The solo trip – What’s holding you back?
Pipe dream or real event – you decide.
Solo travel has many advantages, for both female and male travellers. Many still are cautious of going it alone. As well as it being about good honest fun, it is also viewed as a tool for personal growth, and it is becoming more acceptable in many developed nations for both men and women to travel alone. Solo travel is growing in popularity and makes up about 18% of travel bookings worldwide, which represents a 7% increase in 2019 compared to previous years. Although solo travel continues to grow as a global trend, not everyone has chosen to embrace it. Some sit back and simply dream while others take action. This begs the question – why do some choose to wait to travel solo? And what are their reasons for holding back?
Barriers for solo travellers
Fear is a very real barrier most people will need to address before taking a solo trip. Although the logistics leading up to a solo trip can be intimidating, stressful, and somewhat fear-inducing, solo travel in itself is not a negative experience. In fact, it can be quite the opposite. Despite this, a resistance to solo travel remains, especially among females.
I spoke with Crystal Garcia, a Toronto-based entrepreneur, about her desire to travel solo.
I have always dreamed of taking a solo trip, and I know it’s something I definitely need to experience for myself. I think everyone should travel alone at least once in their lives.
Crystal is no stranger to the challenges of a new culture. Although she has travelled extensively with family and friends, Crystal admits to a fear of travelling solo.
I wouldn’t even know where to start with planning and budgeting. It all seems a bit overwhelming to me, spending so much money on a trip just for myself.
Although some may label solo travel as ‘self-indulgent’, this interpretation could not be further from the truth. Solo travellers develop a greater understanding of social issues and cultural differences, which in turn fosters self-development and acceptance of others. This helps to combat the culture of fear that has enveloped most of the western world, affecting interpersonal relationships both within countries and between them.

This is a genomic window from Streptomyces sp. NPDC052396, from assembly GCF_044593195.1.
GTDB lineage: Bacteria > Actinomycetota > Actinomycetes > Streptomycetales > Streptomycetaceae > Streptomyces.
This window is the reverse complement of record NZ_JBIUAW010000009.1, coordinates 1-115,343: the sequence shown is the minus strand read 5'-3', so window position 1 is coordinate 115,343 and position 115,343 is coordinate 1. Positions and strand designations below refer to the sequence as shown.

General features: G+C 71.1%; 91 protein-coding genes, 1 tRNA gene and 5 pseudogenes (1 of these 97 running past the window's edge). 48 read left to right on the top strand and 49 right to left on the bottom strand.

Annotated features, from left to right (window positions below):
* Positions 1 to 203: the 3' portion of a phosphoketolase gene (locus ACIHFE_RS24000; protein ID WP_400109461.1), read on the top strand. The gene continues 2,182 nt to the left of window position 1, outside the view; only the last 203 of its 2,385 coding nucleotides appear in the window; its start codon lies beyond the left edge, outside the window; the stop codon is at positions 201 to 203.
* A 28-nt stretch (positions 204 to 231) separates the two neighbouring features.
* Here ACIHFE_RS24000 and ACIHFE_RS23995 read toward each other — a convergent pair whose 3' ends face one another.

Transforming fear into action
If you are sitting on the fence about solo travel, it is time to hop off that fence and take the first step. Reach out to your social network and find someone that has travelled solo. Ask them about their experience and use their stories as inspiration.
I spoke with Catharine Tombs, a neurological physiotherapist and passionate traveller, about her experience as an expat in Japan. Catharine admits that moving to Japan was a huge culture shock.
It was difficult to learn the language at first, but I’m glad I did. I felt less afraid and gained more confidence in my abilities to navigate the culture. When I had time off from teaching, I was able to venture out on my own and experience different parts of the country. These solo trips were the most rewarding part for me.
When asked what advice she has for anyone thinking of travelling solo, Catharine says,
All the fears and challenges you may experience are totally worth the personal growth. Solo travel deepens your emotional well of resilience and changes your perspective on almost everything. The impact really is life-altering.” Keeping this advice in mind, it’s time to make a move on fear and turn those solo travel dreams into realities.
Actionable first trips to get you started
As with most challenges in life, the hardest part of travelling alone is simply starting. Consider turning any of the following into your solo travel debut:
- Visit a new destination in your own country. Avoid culture shock and jet lag altogether by visiting a ‘new to you’ destination that is within the borders of your home country. Step outside of your comfort zone and really push yourself to explore this new city/town. What feelings do you experience?
- Plan a shorter trip first, such as weekend getaway, in order to get comfortable spending time alone. Most people are not comfortable going to a bar alone, eating in a restaurant alone or going to a movie theatre alone. Are you able to do these things solo?
- Combine work-related events, such as conferences, with travel. This will not only keep your boss happy, but it will also cut down on travel costs. Combining work and travel often means having some (or all) travel expenses covered by your employer, which will keep your wallet happy too!
These simple suggestions are a great way to get your travel juices flowing and provide the inspiration you need to finally book that solo trip! In the wise words of Jack Canfield, America’s beloved author and motivational speaker,
Everything you want is on the other side of fear.
But don’t just take his word for it. Go ahead and find out for yourself.